Martinez and Nebraska hit it off quickly, but his high school coach George Petrissans said something that should make Husker fans perk up.
“One of the first things that Coach Verduzco said to me was that Adrian was just like Marcus Mariota,” Petrissans said in an interview on Hail Varsity Radio. “Someone was finally saying the same thing that I had been thinking. That staff really did a great job of relaying what they were thinking with Adrian. They communicated everything very clearly and quickly.”
On Jan. 9, Nebraska added Central Florida transfer Noah Vedral. The Wahoo native will be joining the team immediately but will have to sit this season out per NCAA transfer rules. He played as a true freshman last season at UCF, but he does have the ability to use his redshirt for the 2018 season, and will be eligible to play in 2019. During that redshirt year he will be a valuable member of the team since he’s the only player on the roster that has run Frost’s system.
Kearney Catholic quarterback Matt Masker was so prolific in his prep career in Nebraska that he broke many Class C1 records that belonged to Frost. Now he has the opportunity to be coached by the man he surpassed in the record books. A few days after the Huskers hosted a Homegrown Huskers event at Memorial Stadium for potential walk-on candidates, Masker decided to accept a preferred walk-on spot.
“I want to play for him for several reasons,” Masker said. “His offense is just so elite. He has truly mastered the spread offense. It’s extremely fun to watch. I can only imagine how fun it would be to orchestrate. In high school, we ran a very similar style of offense, which makes me really excited. Also knowing that Coach Frost was a small-town kid from Nebraska like myself is awesome and gives me a lot of hope.”
Under Frost, Nebraska has placed an even greater emphasis on keeping local talent in the state. There are now 15 players that have committed to walk-on this season at Nebraska.
In two months, Nebraska has added three quality quarterbacks to the team. Martinez is the highest-rated quarterback Nebraska has landed in the recruit rankings era. Vedral performed well in the time he got play during his true freshman season at UCF. Masker enters the program as a highly-decorated high school quarterback and brings a lot of skills that Frost covets to the table.
One of those quarterbacks previously mentioned that was recruited by Mike Riley is still on campus and hasn't gone away without a fight. Gebbia was labeled as a “pro-style” quarterback coming out of high school but to label him as a statue in the pocket would not be fair. Gebbia only ran for 293 yards but that would be largely because he threw for more than 5,000 yards and had 61 touchdown throws as a senior in a spread offense.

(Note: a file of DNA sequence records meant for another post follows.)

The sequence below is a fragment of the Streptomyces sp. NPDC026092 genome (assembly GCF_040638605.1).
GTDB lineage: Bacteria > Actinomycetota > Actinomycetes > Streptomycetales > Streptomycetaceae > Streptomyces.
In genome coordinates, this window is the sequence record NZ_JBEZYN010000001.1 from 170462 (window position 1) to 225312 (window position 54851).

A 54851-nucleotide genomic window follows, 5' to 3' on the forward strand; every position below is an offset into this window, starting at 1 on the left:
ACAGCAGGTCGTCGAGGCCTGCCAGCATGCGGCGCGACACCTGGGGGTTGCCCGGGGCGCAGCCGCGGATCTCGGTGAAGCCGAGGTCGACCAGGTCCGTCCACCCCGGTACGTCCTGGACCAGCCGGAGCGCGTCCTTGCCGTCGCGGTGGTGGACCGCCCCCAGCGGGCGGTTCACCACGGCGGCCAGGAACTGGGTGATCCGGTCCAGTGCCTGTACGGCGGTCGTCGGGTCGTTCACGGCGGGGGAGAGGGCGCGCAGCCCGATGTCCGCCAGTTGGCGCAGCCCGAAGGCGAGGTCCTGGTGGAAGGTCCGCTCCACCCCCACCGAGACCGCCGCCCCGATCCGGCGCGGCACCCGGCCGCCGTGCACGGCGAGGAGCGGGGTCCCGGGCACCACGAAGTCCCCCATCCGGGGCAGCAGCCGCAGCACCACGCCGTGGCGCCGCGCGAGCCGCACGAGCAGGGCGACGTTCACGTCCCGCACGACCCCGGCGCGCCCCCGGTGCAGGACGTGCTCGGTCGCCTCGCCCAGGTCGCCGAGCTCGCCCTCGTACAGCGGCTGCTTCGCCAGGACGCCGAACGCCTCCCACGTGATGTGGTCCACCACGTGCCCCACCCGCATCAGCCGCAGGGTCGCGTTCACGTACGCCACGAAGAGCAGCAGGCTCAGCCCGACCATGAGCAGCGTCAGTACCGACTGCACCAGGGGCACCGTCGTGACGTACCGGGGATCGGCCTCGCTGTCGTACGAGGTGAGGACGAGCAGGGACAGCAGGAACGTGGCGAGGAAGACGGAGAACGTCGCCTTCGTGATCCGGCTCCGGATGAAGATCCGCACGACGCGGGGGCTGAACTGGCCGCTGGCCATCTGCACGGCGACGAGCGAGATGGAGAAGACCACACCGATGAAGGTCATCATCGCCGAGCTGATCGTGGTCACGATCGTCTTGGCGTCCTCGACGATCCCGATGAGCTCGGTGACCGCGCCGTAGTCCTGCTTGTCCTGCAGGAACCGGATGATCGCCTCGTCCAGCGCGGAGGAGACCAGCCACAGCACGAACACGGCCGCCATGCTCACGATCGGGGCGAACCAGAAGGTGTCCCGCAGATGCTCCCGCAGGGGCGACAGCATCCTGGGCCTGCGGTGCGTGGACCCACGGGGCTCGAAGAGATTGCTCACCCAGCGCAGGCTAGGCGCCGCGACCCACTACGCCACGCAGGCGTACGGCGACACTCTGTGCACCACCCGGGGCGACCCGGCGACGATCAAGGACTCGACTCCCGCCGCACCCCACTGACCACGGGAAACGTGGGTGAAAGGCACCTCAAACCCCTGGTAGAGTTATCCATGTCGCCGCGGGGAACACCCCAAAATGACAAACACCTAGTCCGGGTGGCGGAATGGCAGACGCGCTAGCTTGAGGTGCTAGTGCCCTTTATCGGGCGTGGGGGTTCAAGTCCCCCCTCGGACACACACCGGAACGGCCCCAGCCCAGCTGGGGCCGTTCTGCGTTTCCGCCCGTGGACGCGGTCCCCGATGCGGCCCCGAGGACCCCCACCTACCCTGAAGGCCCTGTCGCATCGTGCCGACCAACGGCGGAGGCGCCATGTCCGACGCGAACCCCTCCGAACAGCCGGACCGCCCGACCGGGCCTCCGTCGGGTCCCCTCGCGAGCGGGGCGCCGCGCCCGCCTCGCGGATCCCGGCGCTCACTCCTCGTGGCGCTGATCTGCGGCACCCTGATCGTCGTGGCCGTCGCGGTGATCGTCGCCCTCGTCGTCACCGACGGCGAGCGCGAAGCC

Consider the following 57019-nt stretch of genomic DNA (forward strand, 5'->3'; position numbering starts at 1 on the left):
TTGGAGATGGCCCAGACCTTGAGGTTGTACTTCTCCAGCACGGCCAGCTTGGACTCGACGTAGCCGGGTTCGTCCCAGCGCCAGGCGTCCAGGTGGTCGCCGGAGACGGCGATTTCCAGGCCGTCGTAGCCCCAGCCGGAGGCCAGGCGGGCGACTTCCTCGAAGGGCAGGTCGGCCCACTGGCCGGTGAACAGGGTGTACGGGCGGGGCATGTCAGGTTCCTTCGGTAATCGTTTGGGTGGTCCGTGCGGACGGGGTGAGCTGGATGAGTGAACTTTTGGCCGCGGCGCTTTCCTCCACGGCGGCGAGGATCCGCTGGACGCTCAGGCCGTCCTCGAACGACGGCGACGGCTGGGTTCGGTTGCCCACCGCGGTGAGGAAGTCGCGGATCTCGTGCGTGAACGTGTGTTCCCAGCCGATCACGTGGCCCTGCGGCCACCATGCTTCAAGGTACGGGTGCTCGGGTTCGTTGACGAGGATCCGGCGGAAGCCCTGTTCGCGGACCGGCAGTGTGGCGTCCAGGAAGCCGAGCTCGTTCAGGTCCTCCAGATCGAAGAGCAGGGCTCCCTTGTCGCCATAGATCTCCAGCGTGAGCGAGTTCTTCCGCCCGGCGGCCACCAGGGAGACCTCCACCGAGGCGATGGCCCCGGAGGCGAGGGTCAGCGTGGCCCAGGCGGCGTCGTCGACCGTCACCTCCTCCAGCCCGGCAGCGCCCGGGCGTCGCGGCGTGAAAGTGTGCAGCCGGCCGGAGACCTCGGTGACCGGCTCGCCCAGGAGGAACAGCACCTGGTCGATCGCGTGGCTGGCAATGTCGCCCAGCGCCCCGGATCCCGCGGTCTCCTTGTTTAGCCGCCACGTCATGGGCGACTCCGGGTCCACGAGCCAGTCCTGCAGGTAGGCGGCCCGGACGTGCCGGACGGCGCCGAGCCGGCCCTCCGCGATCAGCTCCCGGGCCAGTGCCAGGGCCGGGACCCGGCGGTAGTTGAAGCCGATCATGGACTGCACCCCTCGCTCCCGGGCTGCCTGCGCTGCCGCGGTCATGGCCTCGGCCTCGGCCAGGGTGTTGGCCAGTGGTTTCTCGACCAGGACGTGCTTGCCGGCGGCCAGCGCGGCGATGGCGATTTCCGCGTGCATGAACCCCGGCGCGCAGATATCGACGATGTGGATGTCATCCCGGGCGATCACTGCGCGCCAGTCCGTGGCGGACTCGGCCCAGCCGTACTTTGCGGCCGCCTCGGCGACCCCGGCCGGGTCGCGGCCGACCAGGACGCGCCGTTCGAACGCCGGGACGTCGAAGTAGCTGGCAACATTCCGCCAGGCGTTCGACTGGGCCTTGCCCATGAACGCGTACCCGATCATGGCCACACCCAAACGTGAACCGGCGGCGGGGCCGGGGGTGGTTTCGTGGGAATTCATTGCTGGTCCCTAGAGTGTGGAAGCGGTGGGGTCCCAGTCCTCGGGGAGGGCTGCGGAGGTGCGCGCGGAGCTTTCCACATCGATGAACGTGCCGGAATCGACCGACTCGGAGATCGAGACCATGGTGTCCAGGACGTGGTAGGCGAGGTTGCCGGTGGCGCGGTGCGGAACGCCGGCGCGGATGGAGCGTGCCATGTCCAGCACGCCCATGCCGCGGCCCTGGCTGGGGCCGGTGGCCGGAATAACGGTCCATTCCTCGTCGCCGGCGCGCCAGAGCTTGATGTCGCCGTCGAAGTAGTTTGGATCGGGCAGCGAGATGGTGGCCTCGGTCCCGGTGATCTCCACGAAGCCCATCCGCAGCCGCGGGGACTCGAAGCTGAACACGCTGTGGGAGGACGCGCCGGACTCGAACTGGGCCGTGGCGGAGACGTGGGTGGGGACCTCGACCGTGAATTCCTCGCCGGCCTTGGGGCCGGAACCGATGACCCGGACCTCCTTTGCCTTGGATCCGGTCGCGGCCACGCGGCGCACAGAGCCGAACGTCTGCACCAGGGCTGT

Gebbia has desirable skill sets for the new head coach. It is possible Frost will not find a new Mariota in this group. It’s much more realistic he could develop another McKenzie Milton. After an average true freshman season in which he started 10 games, Milton (5-11, 177) started all 13 games, throwing for 4,037 yards and rushing for 613 with 45 total touchdowns last season for UCF as a sophomore.
Frost is well on his way to reshaping the type of quarterbacks on the roster. Now, the most important conundrum Frost may have in front of him is how to get the type of quarterback play he requires to make his offense work.
Who better to lead the way than a former Nebraska quarterback?
Greg is the Recruiting Analyst for Hail Varsity and has covered Husker athletics since 2013. He has always had a passion for sports while growing up in the Chicago area. As he got older and had to hang up his cleats and sneakers, he realized his passion for sports went beyond just watching and attending games. He has covered many events from the Rose Bowl to championship boxing matches. If he’s not talking sports, he’s hovering over his grill. He is married to an amazing woman, Kim, and they have a dog that barks when Greg yells at the TV during games.